Article in English | EMBASE | ID: covidwho-2060777

ABSTRACT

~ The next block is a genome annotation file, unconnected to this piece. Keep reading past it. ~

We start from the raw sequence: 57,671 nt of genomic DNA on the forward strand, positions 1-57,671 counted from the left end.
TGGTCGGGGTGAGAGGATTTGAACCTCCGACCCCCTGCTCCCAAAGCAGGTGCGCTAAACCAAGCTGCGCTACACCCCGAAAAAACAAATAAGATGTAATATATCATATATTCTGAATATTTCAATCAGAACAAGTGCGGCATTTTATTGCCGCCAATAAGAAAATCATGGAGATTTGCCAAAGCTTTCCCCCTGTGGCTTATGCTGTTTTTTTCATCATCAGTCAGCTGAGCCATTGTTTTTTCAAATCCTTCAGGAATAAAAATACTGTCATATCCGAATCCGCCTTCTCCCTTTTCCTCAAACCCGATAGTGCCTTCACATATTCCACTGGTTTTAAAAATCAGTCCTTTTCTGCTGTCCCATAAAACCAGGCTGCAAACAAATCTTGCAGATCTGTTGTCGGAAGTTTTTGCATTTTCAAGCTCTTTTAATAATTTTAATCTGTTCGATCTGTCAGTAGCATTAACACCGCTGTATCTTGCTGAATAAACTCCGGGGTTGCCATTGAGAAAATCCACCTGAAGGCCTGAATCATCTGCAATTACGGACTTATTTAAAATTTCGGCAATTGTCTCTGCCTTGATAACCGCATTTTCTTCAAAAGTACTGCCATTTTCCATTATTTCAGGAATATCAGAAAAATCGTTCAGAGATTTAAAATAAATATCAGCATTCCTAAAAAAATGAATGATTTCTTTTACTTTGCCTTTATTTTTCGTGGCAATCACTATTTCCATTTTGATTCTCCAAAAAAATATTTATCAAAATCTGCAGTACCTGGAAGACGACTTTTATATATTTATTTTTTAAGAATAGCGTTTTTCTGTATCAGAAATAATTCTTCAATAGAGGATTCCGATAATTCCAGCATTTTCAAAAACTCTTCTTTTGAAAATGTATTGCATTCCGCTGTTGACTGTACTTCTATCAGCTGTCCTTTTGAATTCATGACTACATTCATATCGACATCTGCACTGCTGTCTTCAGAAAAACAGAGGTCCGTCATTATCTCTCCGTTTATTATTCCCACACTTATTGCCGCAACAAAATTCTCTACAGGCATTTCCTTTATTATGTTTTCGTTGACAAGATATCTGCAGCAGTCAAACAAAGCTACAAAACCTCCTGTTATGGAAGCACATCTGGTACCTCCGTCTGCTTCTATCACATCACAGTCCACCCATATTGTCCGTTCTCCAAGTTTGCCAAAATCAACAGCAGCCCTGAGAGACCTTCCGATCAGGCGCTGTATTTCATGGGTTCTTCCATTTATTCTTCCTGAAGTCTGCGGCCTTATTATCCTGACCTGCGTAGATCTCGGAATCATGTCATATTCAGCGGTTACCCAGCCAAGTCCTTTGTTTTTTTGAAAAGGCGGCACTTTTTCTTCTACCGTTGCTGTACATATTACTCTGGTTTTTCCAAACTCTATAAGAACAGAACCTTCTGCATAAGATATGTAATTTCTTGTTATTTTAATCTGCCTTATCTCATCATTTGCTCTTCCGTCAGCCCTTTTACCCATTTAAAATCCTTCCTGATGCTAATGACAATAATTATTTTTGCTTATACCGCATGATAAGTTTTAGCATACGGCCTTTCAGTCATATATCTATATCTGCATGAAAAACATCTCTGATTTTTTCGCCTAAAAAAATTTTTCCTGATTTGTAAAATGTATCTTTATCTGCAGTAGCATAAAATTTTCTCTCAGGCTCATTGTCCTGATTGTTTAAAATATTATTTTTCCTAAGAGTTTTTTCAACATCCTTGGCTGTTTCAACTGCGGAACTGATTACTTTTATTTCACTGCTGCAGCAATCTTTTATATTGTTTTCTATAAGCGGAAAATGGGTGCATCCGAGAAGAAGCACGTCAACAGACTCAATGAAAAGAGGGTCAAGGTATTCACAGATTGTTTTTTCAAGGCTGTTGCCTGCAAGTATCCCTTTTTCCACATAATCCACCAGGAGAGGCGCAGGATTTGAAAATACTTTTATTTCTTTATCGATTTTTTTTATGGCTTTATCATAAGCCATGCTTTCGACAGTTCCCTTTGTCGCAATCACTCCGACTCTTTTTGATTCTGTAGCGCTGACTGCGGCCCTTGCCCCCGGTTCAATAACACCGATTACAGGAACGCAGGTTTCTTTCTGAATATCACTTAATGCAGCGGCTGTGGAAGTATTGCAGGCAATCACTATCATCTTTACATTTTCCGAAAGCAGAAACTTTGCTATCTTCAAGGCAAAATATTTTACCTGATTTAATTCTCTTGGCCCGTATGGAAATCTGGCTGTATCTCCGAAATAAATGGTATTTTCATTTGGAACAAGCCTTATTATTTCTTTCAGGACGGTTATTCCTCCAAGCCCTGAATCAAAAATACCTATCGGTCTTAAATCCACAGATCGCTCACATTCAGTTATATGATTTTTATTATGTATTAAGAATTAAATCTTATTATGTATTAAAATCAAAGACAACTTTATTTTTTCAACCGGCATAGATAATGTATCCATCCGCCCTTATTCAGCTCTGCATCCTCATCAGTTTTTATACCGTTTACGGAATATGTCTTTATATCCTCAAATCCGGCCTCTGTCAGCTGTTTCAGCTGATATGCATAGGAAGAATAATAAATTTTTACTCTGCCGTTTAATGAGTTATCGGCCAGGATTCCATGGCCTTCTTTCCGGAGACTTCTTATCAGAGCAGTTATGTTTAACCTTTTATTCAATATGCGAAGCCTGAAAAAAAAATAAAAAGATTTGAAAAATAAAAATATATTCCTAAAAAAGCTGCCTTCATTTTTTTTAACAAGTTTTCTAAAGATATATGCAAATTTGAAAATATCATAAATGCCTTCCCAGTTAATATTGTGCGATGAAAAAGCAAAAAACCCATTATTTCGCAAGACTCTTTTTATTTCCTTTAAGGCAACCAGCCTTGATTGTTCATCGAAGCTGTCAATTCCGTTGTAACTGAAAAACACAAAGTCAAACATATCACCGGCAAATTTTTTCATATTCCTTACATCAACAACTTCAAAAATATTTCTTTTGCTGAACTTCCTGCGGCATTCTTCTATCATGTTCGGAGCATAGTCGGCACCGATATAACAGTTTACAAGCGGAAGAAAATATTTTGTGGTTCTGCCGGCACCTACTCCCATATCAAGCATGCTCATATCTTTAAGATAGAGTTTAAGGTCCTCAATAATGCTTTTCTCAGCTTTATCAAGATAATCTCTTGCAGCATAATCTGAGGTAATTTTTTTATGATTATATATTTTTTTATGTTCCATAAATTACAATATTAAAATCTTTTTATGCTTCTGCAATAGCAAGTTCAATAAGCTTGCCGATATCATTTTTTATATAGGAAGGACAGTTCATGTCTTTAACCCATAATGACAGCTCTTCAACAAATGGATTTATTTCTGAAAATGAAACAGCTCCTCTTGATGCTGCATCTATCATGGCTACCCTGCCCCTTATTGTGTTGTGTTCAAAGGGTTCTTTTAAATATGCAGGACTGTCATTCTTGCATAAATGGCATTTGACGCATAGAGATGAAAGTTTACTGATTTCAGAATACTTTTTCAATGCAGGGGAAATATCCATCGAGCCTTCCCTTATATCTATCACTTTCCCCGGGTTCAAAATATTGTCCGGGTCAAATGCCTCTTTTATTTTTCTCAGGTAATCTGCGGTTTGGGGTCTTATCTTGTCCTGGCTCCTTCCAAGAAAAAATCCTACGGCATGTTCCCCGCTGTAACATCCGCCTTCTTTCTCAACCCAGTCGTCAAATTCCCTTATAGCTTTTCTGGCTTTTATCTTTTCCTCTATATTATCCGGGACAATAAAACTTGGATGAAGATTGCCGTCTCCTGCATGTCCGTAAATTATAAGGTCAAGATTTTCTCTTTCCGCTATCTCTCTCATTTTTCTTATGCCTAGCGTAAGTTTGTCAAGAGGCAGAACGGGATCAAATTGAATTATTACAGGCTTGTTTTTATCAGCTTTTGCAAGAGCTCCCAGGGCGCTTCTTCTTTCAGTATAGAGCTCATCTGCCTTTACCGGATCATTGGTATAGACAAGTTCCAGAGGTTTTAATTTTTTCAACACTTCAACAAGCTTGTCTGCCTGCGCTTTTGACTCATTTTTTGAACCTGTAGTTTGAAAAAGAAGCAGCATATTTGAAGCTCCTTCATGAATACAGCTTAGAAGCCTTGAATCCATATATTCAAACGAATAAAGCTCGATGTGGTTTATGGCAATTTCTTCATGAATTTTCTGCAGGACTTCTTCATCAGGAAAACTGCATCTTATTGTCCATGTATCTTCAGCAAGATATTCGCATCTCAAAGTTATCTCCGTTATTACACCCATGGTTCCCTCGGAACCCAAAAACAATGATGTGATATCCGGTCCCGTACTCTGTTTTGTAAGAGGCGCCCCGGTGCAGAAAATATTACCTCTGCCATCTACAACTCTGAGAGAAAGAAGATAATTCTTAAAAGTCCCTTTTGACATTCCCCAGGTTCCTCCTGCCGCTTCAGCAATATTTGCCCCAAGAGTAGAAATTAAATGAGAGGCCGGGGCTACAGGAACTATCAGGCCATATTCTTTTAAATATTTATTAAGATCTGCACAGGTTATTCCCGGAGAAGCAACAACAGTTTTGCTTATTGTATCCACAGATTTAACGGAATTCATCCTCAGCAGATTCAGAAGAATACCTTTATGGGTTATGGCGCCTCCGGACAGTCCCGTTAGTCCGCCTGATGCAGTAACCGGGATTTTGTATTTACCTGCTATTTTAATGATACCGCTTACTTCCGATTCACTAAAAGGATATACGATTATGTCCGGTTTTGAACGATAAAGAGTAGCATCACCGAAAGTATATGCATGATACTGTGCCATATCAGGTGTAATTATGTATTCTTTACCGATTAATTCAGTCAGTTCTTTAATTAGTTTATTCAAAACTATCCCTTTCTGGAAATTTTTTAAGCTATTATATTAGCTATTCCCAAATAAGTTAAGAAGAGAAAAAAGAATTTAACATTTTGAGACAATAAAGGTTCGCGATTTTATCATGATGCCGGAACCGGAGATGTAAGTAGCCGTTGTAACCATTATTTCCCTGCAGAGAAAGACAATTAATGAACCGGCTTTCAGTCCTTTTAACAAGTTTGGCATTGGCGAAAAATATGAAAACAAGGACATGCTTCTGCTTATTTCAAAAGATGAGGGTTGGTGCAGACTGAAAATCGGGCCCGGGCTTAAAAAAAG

SESSION TITLE: Imaging, ECMO, and other Procedures in the ICU Case Posters SESSION TYPE: Case Report Posters PRESENTED ON: 10/19/2022 12:45 pm - 01:45 pm INTRODUCTION: Superior sagittal sinus (SSS) thrombosis is a rare cause of stroke that is difficult to identify due to various clinical presentations. It is the most common form of dural sinus thrombosis, and common risk factors include hypercoagulable state, traumatic head injury, pregnancy/postpartum, and malignancy. More than 85 percent of adult patients have at least one risk factor for cerebral venous thrombosis. Some patients with SSS thrombosis do not have clearly identifiable risk factors, and this case highlights one such patient. CASE PRESENTATION: A 60-year-old Caucasian male with hypertension, hyperlipidemia, and a recent intracranial hemorrhage with residual left-sided weakness, presented to the emergency department with worsening left-sided weakness. Upon admission, his physical exam was notable for 4/5 strength in the left upper extremity and 2/5 strength in the left lower extremity. This was a reduction in strength from a baseline of 4/5 in the left upper and lower extremities. Labs on admission were normal except for high-sensitivity troponin of 86 and WBC of 14.5. UA with a small amount of blood. An initial CT brain without contrast showed no acute changes, evolutionary changes in the right frontal temporal lobe, and subtle curvilinear hyperdensity near a site of the intracranial hemorrhage identified in the prior month. This curvilinear hyperdensity was thought to reflect early parenchymal calcification. MRI brain without contrast showed new and evolving areas of abnormal signaling and an evolving hematoma with surrounding vasogenic edema, all of which are in the right lobe. There was no apparent diffusion coefficient correlate. Thus, MRI with contrast and MRV was recommended. EEG showed no evidence of epileptiform activity. Additionally, transthoracic echo demonstrated new non-ischemic cardiomyopathy with an EF of 35-40%. The diagnosis was ultimately made after the patient had a Magnetic Resonance Venography (MRV) which showed evidence of the SSS thrombosis and an indication that the previously visualized curvilinear hyperdensity is suspected to represent slowed flow within a surface vein. Heparin was started to recanalize the sinus and prevent thrombus propagation. After the appropriate treatment was started, the patient's weakness improved dramatically. DISCUSSION: Typically, patients with SSS thrombosis have identifiable risk factors like hypercoagulable states, traumatic head injuries, pregnancy/postpartum, malignancy, and more recently association with COVID-19 infection. In this case, since the patient lacked identifiable risk factors, the MRV played a key role in the diagnosis. CONCLUSIONS: Like our patient, 30-40 percent of patients present with an intracerebral hemorrhage. Differentials of SSS thrombosis should be considered in etiologies for intracerebral hemorrhage, especially when an identifiable cause is lacking, in order to avoid delays in treatment and resolution. Reference #1: Abdalkader M, Shaikh SP, Siegler JE, Cervantes-Arslanian AM, Tiu C, Radu RA, Tiu VE, Jillella DV, Mansour OY, Vera V, Chamorro Á, Blasco J, López A, Farooqui M, Thau L, Smith A, Gutierrez SO, Nguyen TN, Jovin TG. Cerebral Venous Sinus Thrombosis in COVID-19 Patients: A Multicenter Study and Review of Literature. J Stroke Cerebrovasc Dis. 2021 Jun;30(6):105733. doi: 10.1016/j.jstrokecerebrovasdis.2021.105733. Epub 2021 Mar 4. PMID: 33743411;PMCID: PMC7931726. Reference #2: Rehman A, Husnain MG, Mushtaq K, Eledrisi MS. Cerebral venous sinus thrombosis precipitated by Graves’ disease. BMJ Case Rep. 2018 Jun 4;2018:bcr2017224143. doi: 10.1136/bcr-2017-224143. PMID: 29866676;PMCID: PMC5990097. Reference #3: Nakase H, Takeshima T, Sakaki T, Heimann A, Kempski O. Superior sagittal sinus thrombosis: a clinical and experimental study. Skull Base Surg. 1998;8(4):169-74. doi: 10.1055/s-2008-1058178. PMID: 17171061;PMCID: PMC1656696. DISCLOSURES: No relevant rel tionships by Ken Johnson No relevant relationships by Nina Le No relevant relationships by Riaz Mahmood No relevant relationships by Ngoc Phan